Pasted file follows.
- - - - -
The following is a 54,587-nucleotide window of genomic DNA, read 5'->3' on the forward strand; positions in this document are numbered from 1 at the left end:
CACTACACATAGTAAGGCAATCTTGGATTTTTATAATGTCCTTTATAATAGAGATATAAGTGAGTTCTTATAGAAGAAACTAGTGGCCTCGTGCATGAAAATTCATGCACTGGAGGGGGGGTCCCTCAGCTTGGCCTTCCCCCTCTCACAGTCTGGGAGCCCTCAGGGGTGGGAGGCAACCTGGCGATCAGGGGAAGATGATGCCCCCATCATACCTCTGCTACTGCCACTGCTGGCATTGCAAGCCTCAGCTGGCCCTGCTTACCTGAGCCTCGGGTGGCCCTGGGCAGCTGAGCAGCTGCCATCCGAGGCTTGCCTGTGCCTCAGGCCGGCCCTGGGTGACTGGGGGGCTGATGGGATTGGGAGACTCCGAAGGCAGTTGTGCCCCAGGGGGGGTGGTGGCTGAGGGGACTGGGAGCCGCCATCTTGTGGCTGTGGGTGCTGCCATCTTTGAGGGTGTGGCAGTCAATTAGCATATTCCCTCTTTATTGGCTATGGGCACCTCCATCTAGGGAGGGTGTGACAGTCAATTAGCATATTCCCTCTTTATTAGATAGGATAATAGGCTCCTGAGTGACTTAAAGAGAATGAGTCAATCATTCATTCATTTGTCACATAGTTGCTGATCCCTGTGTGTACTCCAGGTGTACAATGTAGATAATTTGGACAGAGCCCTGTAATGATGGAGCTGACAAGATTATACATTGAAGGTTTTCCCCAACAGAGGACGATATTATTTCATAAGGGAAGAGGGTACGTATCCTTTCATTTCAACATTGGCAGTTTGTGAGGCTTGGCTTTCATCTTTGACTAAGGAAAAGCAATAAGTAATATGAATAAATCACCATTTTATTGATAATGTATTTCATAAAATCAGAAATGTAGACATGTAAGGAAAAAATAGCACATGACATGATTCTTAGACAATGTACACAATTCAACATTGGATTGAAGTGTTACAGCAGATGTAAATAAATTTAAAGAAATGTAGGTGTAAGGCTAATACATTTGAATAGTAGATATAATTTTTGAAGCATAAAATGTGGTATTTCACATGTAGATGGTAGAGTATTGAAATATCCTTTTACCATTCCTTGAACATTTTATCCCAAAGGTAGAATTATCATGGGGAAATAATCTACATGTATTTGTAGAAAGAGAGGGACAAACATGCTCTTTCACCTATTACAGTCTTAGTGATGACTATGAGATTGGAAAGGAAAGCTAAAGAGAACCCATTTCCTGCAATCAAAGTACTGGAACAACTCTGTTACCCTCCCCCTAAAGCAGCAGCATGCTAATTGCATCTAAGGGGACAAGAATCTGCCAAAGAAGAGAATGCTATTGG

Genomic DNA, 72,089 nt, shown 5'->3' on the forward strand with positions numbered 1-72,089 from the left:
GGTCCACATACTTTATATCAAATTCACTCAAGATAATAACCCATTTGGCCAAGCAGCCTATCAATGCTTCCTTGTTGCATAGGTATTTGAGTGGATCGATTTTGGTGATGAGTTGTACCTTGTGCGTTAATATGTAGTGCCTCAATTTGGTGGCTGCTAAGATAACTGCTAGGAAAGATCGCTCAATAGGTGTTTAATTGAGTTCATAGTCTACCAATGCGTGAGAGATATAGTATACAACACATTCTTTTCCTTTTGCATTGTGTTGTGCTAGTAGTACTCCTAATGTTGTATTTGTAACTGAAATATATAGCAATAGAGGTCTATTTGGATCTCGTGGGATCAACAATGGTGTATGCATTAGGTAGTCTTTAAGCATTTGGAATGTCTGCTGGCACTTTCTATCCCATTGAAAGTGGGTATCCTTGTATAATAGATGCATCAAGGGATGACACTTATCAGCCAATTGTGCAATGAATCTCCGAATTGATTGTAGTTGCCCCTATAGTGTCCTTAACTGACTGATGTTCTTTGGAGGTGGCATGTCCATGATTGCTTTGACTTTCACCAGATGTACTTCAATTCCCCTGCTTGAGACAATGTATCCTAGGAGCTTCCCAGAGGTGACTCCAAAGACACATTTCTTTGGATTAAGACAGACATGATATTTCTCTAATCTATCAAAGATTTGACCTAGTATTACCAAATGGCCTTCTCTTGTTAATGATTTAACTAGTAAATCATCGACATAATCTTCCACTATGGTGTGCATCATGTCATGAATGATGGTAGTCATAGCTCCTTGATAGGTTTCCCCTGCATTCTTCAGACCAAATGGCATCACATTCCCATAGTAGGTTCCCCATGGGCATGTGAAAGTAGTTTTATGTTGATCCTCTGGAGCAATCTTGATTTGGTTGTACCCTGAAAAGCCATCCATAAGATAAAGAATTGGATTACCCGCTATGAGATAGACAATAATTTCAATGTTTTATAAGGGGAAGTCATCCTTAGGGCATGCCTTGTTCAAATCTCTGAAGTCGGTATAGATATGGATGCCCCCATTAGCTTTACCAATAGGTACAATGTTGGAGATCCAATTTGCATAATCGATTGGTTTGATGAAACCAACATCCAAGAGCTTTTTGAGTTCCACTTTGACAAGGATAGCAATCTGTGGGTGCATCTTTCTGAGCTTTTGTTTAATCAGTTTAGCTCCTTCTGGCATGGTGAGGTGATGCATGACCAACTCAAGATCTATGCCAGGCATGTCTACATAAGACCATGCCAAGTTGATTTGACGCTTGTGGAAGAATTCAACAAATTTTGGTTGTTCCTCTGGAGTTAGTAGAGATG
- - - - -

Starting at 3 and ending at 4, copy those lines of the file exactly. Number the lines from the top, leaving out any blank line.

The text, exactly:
Genomic DNA, 72,089 nt, shown 5'->3' on the forward strand with positions numbered 1-72,089 from the left:
GGTCCACATACTTTATATCAAATTCACTCAAGATAATAACCCATTTGGCCAAGCAGCCTATCAATGCTTCCTTGTTGCATAGGTATTTGAGTGGATCGATTTTGGTGATGAGTTGTACCTTGTGCGTTAATATGTAGTGCCTCAATTTGGTGGCTGCTAAGATAACTGCTAGGAAAGATCGCTCAATAGGTGTTTAATTGAGTTCATAGTCTACCAATGCGTGAGAGATATAGTATACAACACATTCTTTTCCTTTTGCATTGTGTTGTGCTAGTAGTACTCCTAATGTTGTATTTGTAACTGAAATATATAGCAATAGAGGTCTATTTGGATCTCGTGGGATCAACAATGGTGTATGCATTAGGTAGTCTTTAAGCATTTGGAATGTCTGCTGGCACTTTCTATCCCATTGAAAGTGGGTATCCTTGTATAATAGATGCATCAAGGGATGACACTTATCAGCCAATTGTGCAATGAATCTCCGAATTGATTGTAGTTGCCCCTATAGTGTCCTTAACTGACTGATGTTCTTTGGAGGTGGCATGTCCATGATTGCTTTGACTTTCACCAGATGTACTTCAATTCCCCTGCTTGAGACAATGTATCCTAGGAGCTTCCCAGAGGTGACTCCAAAGACACATTTCTTTGGATTAAGACAGACATGATATTTCTCTAATCTATCAAAGATTTGACCTAGTATTACCAAATGGCCTTCTCTTGTTAATGATTTAACTAGTAAATCATCGACATAATCTTCCACTATGGTGTGCATCATGTCATGAATGATGGTAGTCATAGCTCCTTGATAGGTTTCCCCTGCATTCTTCAGACCAAATGGCATCACATTCCCATAGTAGGTTCCCCATGGGCATGTGAAAGTAGTTTTATGTTGATCCTCTGGAGCAATCTTGATTTGGTTGTACCCTGAAAAGCCATCCATAAGATAAAGAATTGGATTACCCGCTATGAGATAGACAATAATTTCAATGTTTTATAAGGGGAAGTCATCCTTAGGGCATGCCTTGTTCAAATCTCTGAAGTCGGTATAGATATGGATGCCCCCATTAGCTTTACCAATAGGTACAATGTTGGAGATCCAATTTGCATAATCGATTGGTTTGATGAAACCAACATCCAAGAGCTTTTTGAGTTCCACTTTGACAAGGATAGCAATCTGTGGGTGCATCTTTCTGAGCTTTTGTTTAATCAGTTTAGCTCCTTCTGGCATGGTGAGGTGATGCATGACCAACTCAAGATCTATGCCAGGCATGTCTACATAAGACCATGCCAAGTTGATTTGACGCTTGTGGAAGAATTCAACAAATTTTGGTTGTTCCTCTGGAGTTAGTAGAGATG